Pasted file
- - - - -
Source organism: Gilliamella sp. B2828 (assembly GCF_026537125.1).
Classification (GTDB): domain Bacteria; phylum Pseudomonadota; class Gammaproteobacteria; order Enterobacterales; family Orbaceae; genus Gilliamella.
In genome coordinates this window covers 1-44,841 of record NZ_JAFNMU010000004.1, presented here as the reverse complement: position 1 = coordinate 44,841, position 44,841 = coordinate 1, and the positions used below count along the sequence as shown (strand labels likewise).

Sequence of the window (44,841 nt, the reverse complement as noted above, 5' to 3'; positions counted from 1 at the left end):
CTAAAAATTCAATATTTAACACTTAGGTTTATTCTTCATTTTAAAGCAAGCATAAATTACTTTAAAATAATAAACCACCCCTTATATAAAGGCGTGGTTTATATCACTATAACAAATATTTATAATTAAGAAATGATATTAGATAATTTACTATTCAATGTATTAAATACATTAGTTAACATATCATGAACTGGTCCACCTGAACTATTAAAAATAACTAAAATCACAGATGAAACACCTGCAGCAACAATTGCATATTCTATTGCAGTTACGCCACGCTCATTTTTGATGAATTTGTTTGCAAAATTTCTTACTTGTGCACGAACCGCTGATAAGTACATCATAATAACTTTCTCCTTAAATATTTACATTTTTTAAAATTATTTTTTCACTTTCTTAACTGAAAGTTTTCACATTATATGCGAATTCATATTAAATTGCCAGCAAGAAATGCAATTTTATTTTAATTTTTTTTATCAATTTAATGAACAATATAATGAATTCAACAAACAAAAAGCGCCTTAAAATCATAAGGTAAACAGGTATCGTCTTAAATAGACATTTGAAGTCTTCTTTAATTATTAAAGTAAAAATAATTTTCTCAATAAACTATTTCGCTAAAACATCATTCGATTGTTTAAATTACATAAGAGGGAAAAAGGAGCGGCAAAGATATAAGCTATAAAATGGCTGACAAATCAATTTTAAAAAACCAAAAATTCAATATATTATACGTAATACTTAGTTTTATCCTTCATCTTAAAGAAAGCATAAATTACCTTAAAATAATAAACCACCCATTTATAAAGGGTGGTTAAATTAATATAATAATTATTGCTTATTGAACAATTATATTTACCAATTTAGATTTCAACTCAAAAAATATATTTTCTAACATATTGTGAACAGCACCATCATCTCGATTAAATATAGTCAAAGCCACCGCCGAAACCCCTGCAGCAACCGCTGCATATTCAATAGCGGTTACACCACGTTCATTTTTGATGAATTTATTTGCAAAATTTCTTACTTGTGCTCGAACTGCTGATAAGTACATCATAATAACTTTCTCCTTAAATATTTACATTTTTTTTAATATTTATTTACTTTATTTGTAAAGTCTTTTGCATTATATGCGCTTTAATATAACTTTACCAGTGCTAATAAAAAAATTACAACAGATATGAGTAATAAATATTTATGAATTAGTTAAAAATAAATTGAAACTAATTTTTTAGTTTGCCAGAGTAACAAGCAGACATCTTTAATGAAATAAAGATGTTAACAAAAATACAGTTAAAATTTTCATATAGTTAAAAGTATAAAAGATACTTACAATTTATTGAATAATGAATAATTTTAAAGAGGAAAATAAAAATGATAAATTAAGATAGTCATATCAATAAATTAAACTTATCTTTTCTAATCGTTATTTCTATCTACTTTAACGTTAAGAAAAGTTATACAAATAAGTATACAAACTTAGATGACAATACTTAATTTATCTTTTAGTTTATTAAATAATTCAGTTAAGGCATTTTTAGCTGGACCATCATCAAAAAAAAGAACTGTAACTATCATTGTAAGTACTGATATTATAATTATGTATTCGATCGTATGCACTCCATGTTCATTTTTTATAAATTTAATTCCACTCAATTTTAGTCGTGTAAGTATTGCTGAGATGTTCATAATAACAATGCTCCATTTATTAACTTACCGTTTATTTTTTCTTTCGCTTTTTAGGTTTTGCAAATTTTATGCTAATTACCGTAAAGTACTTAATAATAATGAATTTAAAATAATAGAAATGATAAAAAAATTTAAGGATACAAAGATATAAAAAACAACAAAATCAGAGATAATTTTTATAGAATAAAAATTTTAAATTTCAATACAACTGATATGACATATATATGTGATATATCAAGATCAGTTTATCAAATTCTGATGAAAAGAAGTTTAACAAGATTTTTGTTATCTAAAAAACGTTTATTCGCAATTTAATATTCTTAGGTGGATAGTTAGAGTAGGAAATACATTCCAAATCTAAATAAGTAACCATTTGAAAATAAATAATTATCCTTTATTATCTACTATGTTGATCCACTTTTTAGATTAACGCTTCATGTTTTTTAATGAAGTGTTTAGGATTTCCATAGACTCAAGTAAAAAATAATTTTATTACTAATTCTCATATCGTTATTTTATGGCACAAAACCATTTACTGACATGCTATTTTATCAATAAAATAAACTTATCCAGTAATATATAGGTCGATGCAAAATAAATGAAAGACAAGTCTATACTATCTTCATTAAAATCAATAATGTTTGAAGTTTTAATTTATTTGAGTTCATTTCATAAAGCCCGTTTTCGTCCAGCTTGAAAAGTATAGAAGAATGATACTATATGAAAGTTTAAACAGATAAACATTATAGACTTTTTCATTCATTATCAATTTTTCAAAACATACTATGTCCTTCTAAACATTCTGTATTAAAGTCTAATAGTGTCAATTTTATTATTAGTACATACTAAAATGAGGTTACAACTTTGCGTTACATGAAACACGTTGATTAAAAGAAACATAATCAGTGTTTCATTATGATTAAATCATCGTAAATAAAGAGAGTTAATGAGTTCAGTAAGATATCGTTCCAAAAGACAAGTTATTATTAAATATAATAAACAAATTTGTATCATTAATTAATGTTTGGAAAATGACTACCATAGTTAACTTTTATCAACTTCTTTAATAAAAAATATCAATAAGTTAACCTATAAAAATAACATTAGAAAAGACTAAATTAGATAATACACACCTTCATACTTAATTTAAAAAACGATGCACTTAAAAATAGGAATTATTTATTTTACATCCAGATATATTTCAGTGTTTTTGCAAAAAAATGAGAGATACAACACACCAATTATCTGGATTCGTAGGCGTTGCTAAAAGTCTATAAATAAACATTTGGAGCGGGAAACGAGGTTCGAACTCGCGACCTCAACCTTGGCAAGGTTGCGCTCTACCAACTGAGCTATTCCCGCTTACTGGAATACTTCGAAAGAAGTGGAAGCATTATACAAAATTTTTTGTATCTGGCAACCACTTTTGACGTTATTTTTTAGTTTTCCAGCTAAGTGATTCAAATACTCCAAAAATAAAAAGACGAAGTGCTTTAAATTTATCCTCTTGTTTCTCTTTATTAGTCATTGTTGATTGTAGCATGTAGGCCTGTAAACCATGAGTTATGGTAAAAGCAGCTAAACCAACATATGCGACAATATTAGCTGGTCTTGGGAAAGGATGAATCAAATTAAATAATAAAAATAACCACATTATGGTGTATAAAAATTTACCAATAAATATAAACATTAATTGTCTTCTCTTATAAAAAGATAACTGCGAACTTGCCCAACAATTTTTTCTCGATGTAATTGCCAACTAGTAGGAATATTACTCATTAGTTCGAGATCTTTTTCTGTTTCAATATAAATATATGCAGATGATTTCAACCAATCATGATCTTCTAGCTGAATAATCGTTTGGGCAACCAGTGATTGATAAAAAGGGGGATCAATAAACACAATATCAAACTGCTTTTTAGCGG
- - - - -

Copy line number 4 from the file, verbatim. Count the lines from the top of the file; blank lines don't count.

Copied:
Sequence of the window (44,841 nt, the reverse complement as noted above, 5' to 3'; positions counted from 1 at the left end):